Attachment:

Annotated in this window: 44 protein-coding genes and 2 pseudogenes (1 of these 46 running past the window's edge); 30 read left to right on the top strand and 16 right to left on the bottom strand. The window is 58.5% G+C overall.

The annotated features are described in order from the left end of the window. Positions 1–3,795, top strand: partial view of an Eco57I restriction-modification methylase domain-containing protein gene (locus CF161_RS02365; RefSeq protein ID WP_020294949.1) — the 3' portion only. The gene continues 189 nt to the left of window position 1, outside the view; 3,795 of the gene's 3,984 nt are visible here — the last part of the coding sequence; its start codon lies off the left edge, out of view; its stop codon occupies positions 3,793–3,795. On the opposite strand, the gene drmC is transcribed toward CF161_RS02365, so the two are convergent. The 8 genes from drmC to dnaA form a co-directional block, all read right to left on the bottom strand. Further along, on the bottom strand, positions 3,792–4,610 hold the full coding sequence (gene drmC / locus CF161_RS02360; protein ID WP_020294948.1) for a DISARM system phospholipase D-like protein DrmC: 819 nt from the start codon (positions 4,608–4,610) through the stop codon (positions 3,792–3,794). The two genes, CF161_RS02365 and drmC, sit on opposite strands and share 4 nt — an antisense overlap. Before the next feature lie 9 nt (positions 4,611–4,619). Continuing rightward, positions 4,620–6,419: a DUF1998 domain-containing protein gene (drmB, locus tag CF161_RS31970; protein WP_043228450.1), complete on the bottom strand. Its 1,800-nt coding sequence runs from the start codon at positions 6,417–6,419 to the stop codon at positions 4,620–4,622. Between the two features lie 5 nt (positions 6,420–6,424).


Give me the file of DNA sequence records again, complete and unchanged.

Annotated in this window: 44 protein-coding genes and 2 pseudogenes (1 of these 46 running past the window's edge); 30 read left to right on the top strand and 16 right to left on the bottom strand. The window is 58.5% G+C overall.

The annotated features are described in order from the left end of the window. Positions 1–3,795, top strand: partial view of an Eco57I restriction-modification methylase domain-containing protein gene (locus CF161_RS02365; RefSeq protein ID WP_020294949.1) — the 3' portion only. The gene continues 189 nt to the left of window position 1, outside the view; 3,795 of the gene's 3,984 nt are visible here — the last part of the coding sequence; its start codon lies off the left edge, out of view; its stop codon occupies positions 3,793–3,795. On the opposite strand, the gene drmC is transcribed toward CF161_RS02365, so the two are convergent. The 8 genes from drmC to dnaA form a co-directional block, all read right to left on the bottom strand. Further along, on the bottom strand, positions 3,792–4,610 hold the full coding sequence (gene drmC / locus CF161_RS02360; protein ID WP_020294948.1) for a DISARM system phospholipase D-like protein DrmC: 819 nt from the start codon (positions 4,608–4,610) through the stop codon (positions 3,792–3,794). The two genes, CF161_RS02365 and drmC, sit on opposite strands and share 4 nt — an antisense overlap. Before the next feature lie 9 nt (positions 4,611–4,619). Continuing rightward, positions 4,620–6,419: a DUF1998 domain-containing protein gene (drmB, locus tag CF161_RS31970; protein WP_043228450.1), complete on the bottom strand. Its 1,800-nt coding sequence runs from the start codon at positions 6,417–6,419 to the stop codon at positions 4,620–4,622. Between the two features lie 5 nt (positions 6,420–6,424).